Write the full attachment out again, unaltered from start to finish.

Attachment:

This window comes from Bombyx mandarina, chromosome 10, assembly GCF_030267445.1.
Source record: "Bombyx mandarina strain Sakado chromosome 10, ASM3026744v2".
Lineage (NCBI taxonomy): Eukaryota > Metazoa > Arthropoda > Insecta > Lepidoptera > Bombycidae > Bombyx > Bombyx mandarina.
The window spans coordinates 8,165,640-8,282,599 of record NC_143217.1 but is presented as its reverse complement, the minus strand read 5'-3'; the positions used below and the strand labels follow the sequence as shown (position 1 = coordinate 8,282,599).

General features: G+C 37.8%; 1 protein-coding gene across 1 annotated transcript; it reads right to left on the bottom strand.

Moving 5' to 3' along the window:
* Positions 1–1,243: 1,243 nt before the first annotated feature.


This window comes from Bombyx mandarina, chromosome 10, assembly GCF_030267445.1.
Source record: "Bombyx mandarina strain Sakado chromosome 10, ASM3026744v2".
Lineage (NCBI taxonomy): Eukaryota > Metazoa > Arthropoda > Insecta > Lepidoptera > Bombycidae > Bombyx > Bombyx mandarina.
The window spans coordinates 8,165,640-8,282,599 of record NC_143217.1 but is presented as its reverse complement, the minus strand read 5'-3'; the positions used below and the strand labels follow the sequence as shown (position 1 = coordinate 8,282,599).

General features: G+C 37.8%; 1 protein-coding gene across 1 annotated transcript; it reads right to left on the bottom strand.

Moving 5' to 3' along the window:
* Positions 1–1,243: 1,243 nt before the first annotated feature.